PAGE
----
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AuthorVacelet, Jean [جين فاسالية]
Available date2009-11-25T15:14:59Z
Publication Date1999
Publication NameQatar University Science Journal
CitationQatar University Science Journal, 1999, Vol. 19, Pages 46-56.
URIhttp://hdl.handle.net/10576/9765
AbstractSponges (phylum Porifera) have the most simple and probably the most ancient body plan of the multicellular animals. They are, however, very successful in most benthic ecosystems. They are dominant in submarine caves, where their study has provided unexpected results. Submarine caves share several ecological features with deep-sea habitats. The communities living in these habitats depend on allochthonous organic input, and some bathyal species are able to colonize the darkest parts of littoral caves. Some examples will be given, including calcified sponges,«living fossils» of ancient reef builders. Faunal and environmental similarities, however, are limited by the obvious differences in pressure, temperature, habitat size, and by the dispersal abilities of deep water organisms. A recently discovered Mediterranean cave more closely approximates deep-sea conditions, due to the entrapment of a cold water mass resulting in stable temperature conditions throughout the year. Easily accessible to scuba divers, this «bathyal island» in the littoral zone is a natural mesocosm of the deep Mediterranean which offers exceptional opportunities for deep-sea biology. Preliminary results have already provided unexpected insights, which are illustrated. A large population of Oopsacas minuta, a representative of the bathyo-abyssal hexactinellid sponges, reproduces here year round - making possible the first observations of larval behaviour and ultrastructure to be carried out on this phylogenetically important group of invertebrates, and opening up the poorly known area of larval ecology of these deep-sea sponges. The presence of a species of the deepest known genus of sponges, Asbestopluma (8 840 m in the Central Pacific) is a fascinating opportunity to investigate the biology of the strange deep-sea cladorhizid sponges, which may live in the most oligotrophic abyssal basins. A highly unexpected result is that they are non-filter-feeding sponges with a carnivorous feeding habit. They capture and digest small crustaceans by means of filaments provided with minute hook-shaped spicules. The biology and peculiarities of this carnivorous sponge are illustrated by a video.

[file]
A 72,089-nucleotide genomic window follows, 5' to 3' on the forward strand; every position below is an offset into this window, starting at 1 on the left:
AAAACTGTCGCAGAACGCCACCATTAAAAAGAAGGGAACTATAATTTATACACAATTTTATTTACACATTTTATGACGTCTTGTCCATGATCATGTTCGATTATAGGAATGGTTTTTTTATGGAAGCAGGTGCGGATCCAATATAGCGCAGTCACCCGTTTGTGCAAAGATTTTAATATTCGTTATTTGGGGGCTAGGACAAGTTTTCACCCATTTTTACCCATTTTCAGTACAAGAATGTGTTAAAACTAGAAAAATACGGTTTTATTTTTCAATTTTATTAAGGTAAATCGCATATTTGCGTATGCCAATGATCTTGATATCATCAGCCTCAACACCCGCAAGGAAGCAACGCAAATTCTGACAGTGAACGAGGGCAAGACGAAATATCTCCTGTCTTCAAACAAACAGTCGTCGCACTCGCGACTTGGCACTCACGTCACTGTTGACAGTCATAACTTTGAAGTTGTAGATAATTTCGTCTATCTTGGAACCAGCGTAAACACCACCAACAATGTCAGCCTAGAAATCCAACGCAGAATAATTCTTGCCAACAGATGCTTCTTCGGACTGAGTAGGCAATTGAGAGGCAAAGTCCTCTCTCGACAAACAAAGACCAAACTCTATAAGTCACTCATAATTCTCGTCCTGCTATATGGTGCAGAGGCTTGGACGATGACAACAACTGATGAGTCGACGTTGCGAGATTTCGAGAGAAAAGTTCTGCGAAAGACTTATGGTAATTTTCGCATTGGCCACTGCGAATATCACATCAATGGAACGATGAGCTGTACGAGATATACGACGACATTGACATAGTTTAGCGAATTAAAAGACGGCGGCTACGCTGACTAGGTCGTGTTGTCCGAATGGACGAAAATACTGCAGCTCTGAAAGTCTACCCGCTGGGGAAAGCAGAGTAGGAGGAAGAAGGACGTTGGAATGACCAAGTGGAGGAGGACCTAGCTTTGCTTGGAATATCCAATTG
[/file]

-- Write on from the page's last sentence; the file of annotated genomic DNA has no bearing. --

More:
Languageen
PublisherQatar University
SubjectMarine Science
TitleSponges (Porifera) In Submarine Caves
TypeArticle
Pagination46-56
Volume Number19


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